Variant Type Conversions

All integer, real, string, character, and Boolean types are assignment-compatible with Variant. Expressions can be explicitly cast as variants, and the VarAsType and VarCast standard routines can be used to change the internal representation of a variant. The following code demonstrates the use of variants and some of the automatic conversions performed when variants are mixed with other types.

V1, V2, V3, V4, V5: Variant; I: Integer; D: Double; S: string;

begin

V1

= 1; {

integer value }

V2

= 1234.5678; {

real

value }

V3

= 'Hello world!

'; {

string value }

V4

= '1000';

{

string value }

V5

= V1 + V2 + V4;

{

real value 2235.5678}

I

= V1;

{

I = 1 (integer value) }

D

= V2;

{

D = 1234.5678 (real value)

}

S

= V3;

{

S = 'Hello world!' (string

value)

I

= V4;

{

I = 1000 (integer value) }

S

= V5;

{

S = '2235.5678' (string value) }

end;

The compiler performs type conversions according to the following rules. Variant type conversion rules

Target

integer real

string

Boolean

Source

integer

converts integer formats converts to real

converts to string representation

returns False if 0, True otherwise

real

rounds to nearest integerconverts real formats

converts to string representation using regional settings

returns False if 0, True otherwise

string

converts to integer, converts to real using converts string/character truncating if necessary; regional settings; raisesformats raises exception if string exception if string is not is not numeric numeric

returns False if string is 'false' (noncase-sensitive) or a numeric string that evaluates to 0, True if string is 'true' or a nonzero numeric string; raises exception otherwise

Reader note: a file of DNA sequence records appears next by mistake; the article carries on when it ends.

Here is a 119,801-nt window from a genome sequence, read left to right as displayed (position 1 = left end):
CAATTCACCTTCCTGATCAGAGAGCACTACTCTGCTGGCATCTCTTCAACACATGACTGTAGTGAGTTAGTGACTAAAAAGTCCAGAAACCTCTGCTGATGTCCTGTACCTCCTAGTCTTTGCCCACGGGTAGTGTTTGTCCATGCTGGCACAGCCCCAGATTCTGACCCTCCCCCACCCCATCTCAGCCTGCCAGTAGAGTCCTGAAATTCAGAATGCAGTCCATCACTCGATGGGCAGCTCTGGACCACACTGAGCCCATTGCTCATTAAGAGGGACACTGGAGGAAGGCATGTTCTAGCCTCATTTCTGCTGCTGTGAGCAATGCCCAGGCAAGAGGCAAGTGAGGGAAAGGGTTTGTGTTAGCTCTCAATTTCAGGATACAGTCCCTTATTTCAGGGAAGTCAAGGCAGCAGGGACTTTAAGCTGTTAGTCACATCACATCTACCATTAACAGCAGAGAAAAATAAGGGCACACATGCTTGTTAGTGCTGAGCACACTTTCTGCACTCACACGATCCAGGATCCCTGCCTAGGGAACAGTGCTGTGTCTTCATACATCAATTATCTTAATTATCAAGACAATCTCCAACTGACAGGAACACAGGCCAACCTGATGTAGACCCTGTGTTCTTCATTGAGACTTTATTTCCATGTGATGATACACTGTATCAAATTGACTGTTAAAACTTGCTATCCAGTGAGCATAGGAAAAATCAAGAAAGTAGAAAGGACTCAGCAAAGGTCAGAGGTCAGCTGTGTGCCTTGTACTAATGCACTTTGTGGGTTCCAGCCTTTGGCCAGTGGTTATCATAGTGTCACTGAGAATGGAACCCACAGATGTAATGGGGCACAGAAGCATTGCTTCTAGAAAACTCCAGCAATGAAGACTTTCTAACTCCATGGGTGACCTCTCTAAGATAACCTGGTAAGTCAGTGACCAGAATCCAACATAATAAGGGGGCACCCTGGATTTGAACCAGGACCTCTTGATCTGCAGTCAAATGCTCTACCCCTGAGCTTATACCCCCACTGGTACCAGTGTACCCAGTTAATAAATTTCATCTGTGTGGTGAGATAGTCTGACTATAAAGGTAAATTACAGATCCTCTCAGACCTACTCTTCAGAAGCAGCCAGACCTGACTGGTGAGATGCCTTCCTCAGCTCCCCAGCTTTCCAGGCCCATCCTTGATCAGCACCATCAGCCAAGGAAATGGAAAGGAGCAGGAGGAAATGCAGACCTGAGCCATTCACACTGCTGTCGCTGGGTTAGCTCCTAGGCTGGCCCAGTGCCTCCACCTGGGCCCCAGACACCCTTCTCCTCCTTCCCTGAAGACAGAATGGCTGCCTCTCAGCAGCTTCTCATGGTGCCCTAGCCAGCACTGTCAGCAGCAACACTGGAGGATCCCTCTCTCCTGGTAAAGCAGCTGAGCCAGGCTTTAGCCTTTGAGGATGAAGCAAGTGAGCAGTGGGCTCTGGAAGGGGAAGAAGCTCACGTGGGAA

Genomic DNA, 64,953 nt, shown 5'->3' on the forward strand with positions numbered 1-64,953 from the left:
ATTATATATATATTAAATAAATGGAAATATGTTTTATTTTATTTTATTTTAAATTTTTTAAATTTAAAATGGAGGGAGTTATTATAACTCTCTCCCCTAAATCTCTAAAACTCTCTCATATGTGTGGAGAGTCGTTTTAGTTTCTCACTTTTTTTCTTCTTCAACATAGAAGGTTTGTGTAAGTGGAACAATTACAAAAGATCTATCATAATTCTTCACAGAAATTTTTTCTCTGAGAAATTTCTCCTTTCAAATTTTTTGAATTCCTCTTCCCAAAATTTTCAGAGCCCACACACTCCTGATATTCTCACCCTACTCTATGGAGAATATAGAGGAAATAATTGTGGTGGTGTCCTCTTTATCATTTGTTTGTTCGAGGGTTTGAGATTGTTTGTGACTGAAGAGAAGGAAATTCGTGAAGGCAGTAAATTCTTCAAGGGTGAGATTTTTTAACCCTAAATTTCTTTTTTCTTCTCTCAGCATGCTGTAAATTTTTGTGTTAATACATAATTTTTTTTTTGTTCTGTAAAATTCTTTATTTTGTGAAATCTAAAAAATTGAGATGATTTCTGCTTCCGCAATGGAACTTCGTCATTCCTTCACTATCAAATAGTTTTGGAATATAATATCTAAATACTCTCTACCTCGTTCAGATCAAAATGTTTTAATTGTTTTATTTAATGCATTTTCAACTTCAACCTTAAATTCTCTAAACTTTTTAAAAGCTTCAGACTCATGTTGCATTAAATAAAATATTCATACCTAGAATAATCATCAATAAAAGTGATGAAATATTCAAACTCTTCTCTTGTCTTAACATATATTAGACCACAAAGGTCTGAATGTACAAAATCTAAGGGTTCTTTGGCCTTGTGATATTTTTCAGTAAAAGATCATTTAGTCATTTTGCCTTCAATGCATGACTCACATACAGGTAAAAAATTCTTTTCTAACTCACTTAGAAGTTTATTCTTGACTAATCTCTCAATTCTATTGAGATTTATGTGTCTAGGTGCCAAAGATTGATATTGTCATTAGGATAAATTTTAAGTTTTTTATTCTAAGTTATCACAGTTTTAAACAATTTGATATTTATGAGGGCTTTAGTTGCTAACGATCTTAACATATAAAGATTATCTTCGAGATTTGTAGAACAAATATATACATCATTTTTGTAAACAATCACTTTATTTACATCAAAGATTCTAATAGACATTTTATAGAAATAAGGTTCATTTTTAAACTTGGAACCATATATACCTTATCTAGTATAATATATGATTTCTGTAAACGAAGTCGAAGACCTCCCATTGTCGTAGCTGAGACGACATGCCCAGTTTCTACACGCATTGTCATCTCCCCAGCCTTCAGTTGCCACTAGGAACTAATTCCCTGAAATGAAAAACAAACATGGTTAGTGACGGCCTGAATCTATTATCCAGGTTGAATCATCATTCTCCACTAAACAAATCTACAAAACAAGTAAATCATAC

character

same as string (above) same as string (above) same as string (above)

same as string (above)

Boolean

False = 0, True = 1 (255 False = 0, True = 1 if Byte)

False = '0', True = '1'

False = False, True = True

Unassignedreturns 0 returns 0

returns empty string

returns False

Null

raises exception raises exception

raises exception

raises exception

Out-of-range assignments often result in the target variable getting the highest value in its range. Invalid variant operations, assignments or casts raise an EVariantError exception or an exception class decending from EVariantError.

Special conversion rules apply to the TDateTime type declared in the System unit. When a TDateTime is converted to any other type, it treated as a normal Double. When an integer, real, or Boolean is converted to a TDateTime, it is first converted to a Double, then read as a date-time value. When a string is converted to a TDateTime, it is interpreted as a date-time value using the regional settings. When an Unassigned value is converted to TDateTime, it is treated like the real or integer value 0. Converting a Null value to TDateTime raises an exception.

On the Win32 platform, if a variant references a COM interface, any attempt to convert it reads the object's default property and converts that value to the requested type. If the object has no default property, an exception is raised.

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